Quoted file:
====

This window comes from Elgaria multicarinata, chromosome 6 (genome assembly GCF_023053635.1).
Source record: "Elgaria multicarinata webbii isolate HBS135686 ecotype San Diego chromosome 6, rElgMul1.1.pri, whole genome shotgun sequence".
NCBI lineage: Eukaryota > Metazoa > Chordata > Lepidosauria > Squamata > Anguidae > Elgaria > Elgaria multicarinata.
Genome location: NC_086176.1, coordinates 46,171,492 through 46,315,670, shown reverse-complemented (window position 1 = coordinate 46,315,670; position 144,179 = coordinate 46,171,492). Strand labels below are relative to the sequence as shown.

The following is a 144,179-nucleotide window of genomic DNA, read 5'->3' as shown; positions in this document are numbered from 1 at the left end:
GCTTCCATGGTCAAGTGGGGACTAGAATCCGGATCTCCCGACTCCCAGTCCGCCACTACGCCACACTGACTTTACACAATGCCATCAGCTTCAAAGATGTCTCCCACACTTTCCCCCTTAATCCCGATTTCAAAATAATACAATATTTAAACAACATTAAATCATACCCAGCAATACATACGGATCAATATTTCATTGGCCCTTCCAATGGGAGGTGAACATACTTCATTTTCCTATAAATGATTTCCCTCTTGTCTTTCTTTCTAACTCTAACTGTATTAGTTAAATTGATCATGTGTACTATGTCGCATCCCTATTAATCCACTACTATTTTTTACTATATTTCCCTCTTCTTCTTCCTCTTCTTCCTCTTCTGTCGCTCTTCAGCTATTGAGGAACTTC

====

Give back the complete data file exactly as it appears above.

This window comes from Elgaria multicarinata, chromosome 6 (genome assembly GCF_023053635.1).
Source record: "Elgaria multicarinata webbii isolate HBS135686 ecotype San Diego chromosome 6, rElgMul1.1.pri, whole genome shotgun sequence".
NCBI lineage: Eukaryota > Metazoa > Chordata > Lepidosauria > Squamata > Anguidae > Elgaria > Elgaria multicarinata.
Genome location: NC_086176.1, coordinates 46,171,492 through 46,315,670, shown reverse-complemented (window position 1 = coordinate 46,315,670; position 144,179 = coordinate 46,171,492). Strand labels below are relative to the sequence as shown.

The following is a 144,179-nucleotide window of genomic DNA, read 5'->3' as shown; positions in this document are numbered from 1 at the left end:
GCTTCCATGGTCAAGTGGGGACTAGAATCCGGATCTCCCGACTCCCAGTCCGCCACTACGCCACACTGACTTTACACAATGCCATCAGCTTCAAAGATGTCTCCCACACTTTCCCCCTTAATCCCGATTTCAAAATAATACAATATTTAAACAACATTAAATCATACCCAGCAATACATACGGATCAATATTTCATTGGCCCTTCCAATGGGAGGTGAACATACTTCATTTTCCTATAAATGATTTCCCTCTTGTCTTTCTTTCTAACTCTAACTGTATTAGTTAAATTGATCATGTGTACTATGTCGCATCCCTATTAATCCACTACTATTTTTTACTATATTTCCCTCTTCTTCTTCCTCTTCTTCCTCTTCTGTCGCTCTTCAGCTATTGAGGAACTTC